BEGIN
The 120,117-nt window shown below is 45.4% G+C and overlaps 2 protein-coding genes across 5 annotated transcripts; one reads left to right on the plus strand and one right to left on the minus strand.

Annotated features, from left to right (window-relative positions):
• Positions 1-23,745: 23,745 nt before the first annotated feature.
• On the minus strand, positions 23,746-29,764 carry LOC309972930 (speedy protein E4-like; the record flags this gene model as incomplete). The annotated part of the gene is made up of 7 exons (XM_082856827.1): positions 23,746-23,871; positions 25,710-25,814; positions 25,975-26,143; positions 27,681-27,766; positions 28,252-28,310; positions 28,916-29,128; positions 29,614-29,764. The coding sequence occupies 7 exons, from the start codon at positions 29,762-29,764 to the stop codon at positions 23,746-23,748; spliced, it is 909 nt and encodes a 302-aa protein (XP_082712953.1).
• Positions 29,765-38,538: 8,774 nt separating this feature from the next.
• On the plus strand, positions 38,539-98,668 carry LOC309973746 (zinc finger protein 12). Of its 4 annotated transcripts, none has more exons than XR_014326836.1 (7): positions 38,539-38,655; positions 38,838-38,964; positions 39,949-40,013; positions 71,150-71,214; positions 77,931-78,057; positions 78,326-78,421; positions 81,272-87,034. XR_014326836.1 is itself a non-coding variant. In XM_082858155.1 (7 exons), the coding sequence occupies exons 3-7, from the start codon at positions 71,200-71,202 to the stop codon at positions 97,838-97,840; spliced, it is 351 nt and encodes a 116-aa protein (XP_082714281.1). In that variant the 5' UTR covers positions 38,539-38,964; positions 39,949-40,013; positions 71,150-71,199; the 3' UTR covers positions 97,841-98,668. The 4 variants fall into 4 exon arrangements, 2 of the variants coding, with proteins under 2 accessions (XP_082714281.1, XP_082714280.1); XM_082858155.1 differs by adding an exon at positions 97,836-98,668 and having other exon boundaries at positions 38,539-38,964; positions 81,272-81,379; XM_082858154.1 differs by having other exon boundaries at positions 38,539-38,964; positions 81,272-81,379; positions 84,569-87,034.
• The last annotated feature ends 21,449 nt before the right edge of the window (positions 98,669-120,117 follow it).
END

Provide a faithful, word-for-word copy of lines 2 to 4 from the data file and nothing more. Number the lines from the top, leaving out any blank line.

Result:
Annotated features, from left to right (window-relative positions):
• Positions 1-23,745: 23,745 nt before the first annotated feature.
• On the minus strand, positions 23,746-29,764 carry LOC309972930 (speedy protein E4-like; the record flags this gene model as incomplete). The annotated part of the gene is made up of 7 exons (XM_082856827.1): positions 23,746-23,871; positions 25,710-25,814; positions 25,975-26,143; positions 27,681-27,766; positions 28,252-28,310; positions 28,916-29,128; positions 29,614-29,764. The coding sequence occupies 7 exons, from the start codon at positions 29,762-29,764 to the stop codon at positions 23,746-23,748; spliced, it is 909 nt and encodes a 302-aa protein (XP_082712953.1).